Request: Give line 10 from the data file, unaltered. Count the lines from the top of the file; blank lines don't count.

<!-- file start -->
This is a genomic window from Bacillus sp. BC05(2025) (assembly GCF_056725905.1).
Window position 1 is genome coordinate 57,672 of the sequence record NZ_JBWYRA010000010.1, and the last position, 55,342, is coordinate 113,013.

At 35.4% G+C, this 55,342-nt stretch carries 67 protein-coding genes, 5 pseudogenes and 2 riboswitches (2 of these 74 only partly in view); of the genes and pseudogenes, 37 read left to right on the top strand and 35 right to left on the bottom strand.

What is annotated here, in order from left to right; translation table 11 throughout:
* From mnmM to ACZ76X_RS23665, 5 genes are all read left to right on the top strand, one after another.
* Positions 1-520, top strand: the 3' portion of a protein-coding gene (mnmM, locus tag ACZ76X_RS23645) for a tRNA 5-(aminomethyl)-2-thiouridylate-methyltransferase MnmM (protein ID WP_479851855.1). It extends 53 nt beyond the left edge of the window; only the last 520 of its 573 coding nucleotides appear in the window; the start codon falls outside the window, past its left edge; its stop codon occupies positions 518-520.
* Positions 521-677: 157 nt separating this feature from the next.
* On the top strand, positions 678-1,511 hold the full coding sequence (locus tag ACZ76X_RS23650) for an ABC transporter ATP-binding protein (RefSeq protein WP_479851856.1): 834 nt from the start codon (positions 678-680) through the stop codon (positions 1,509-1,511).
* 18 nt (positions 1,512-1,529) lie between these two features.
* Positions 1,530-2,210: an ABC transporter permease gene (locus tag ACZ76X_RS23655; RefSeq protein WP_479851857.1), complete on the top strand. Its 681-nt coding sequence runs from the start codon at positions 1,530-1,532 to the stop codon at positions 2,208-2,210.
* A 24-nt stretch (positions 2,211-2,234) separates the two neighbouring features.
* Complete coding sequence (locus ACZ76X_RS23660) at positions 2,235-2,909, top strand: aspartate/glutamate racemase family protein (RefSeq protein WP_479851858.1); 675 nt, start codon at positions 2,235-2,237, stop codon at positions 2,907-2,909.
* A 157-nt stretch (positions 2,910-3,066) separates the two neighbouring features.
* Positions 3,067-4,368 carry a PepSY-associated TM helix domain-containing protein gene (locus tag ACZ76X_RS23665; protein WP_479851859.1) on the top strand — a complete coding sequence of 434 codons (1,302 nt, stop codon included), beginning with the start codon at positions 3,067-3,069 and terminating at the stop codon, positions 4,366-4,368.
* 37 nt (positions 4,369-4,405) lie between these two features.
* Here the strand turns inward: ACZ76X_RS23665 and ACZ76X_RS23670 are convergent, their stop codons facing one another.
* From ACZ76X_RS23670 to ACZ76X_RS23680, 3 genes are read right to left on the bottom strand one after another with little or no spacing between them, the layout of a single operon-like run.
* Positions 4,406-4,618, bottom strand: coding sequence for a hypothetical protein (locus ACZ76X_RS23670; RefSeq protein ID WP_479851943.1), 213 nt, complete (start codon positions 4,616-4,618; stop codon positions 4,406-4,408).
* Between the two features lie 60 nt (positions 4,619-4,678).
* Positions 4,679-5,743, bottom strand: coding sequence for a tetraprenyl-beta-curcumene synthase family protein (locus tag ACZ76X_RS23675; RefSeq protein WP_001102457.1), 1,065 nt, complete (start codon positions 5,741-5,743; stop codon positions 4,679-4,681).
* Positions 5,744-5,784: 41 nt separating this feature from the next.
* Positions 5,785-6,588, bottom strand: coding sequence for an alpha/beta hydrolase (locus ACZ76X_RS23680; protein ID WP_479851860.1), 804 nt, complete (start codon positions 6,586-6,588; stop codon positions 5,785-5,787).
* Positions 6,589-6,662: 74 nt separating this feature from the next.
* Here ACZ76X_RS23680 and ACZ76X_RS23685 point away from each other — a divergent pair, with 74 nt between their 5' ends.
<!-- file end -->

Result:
* Positions 1,530-2,210: an ABC transporter permease gene (locus tag ACZ76X_RS23655; RefSeq protein WP_479851857.1), complete on the top strand. Its 681-nt coding sequence runs from the start codon at positions 1,530-1,532 to the stop codon at positions 2,208-2,210.